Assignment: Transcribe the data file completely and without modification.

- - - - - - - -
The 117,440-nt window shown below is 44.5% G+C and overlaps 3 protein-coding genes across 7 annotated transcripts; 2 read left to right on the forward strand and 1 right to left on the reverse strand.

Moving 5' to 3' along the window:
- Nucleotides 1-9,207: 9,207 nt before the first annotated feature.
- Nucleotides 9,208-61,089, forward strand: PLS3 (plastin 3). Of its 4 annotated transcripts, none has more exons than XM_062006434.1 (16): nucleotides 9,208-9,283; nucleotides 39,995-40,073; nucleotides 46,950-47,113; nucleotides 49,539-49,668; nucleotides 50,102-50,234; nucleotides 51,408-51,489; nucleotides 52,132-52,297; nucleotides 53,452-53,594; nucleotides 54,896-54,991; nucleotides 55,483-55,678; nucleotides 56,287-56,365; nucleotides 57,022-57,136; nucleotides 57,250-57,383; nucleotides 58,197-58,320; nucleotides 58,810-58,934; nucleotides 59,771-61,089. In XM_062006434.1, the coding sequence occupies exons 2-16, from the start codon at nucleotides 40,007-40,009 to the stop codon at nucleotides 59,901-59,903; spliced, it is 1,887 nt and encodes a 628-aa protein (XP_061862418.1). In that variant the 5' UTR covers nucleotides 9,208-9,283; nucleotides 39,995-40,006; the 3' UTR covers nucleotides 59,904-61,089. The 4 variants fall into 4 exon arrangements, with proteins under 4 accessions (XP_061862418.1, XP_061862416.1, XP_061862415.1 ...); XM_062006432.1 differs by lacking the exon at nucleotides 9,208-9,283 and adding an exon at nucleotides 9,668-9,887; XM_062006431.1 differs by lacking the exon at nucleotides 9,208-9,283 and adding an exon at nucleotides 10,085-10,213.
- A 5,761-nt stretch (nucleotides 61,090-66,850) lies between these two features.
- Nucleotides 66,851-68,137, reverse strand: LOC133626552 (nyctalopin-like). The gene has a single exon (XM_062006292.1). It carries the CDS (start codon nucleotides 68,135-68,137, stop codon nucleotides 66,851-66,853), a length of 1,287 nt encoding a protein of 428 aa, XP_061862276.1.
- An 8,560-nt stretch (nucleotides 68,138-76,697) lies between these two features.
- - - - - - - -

The 117,440-nt window shown below is 44.5% G+C and overlaps 3 protein-coding genes across 7 annotated transcripts; 2 read left to right on the forward strand and 1 right to left on the reverse strand.

Moving 5' to 3' along the window:
- Nucleotides 1-9,207: 9,207 nt before the first annotated feature.
- Nucleotides 9,208-61,089, forward strand: PLS3 (plastin 3). Of its 4 annotated transcripts, none has more exons than XM_062006434.1 (16): nucleotides 9,208-9,283; nucleotides 39,995-40,073; nucleotides 46,950-47,113; nucleotides 49,539-49,668; nucleotides 50,102-50,234; nucleotides 51,408-51,489; nucleotides 52,132-52,297; nucleotides 53,452-53,594; nucleotides 54,896-54,991; nucleotides 55,483-55,678; nucleotides 56,287-56,365; nucleotides 57,022-57,136; nucleotides 57,250-57,383; nucleotides 58,197-58,320; nucleotides 58,810-58,934; nucleotides 59,771-61,089. In XM_062006434.1, the coding sequence occupies exons 2-16, from the start codon at nucleotides 40,007-40,009 to the stop codon at nucleotides 59,901-59,903; spliced, it is 1,887 nt and encodes a 628-aa protein (XP_061862418.1). In that variant the 5' UTR covers nucleotides 9,208-9,283; nucleotides 39,995-40,006; the 3' UTR covers nucleotides 59,904-61,089. The 4 variants fall into 4 exon arrangements, with proteins under 4 accessions (XP_061862418.1, XP_061862416.1, XP_061862415.1 ...); XM_062006432.1 differs by lacking the exon at nucleotides 9,208-9,283 and adding an exon at nucleotides 9,668-9,887; XM_062006431.1 differs by lacking the exon at nucleotides 9,208-9,283 and adding an exon at nucleotides 10,085-10,213.
- A 5,761-nt stretch (nucleotides 61,090-66,850) lies between these two features.
- Nucleotides 66,851-68,137, reverse strand: LOC133626552 (nyctalopin-like). The gene has a single exon (XM_062006292.1). It carries the CDS (start codon nucleotides 68,135-68,137, stop codon nucleotides 66,851-66,853), a length of 1,287 nt encoding a protein of 428 aa, XP_061862276.1.
- An 8,560-nt stretch (nucleotides 68,138-76,697) lies between these two features.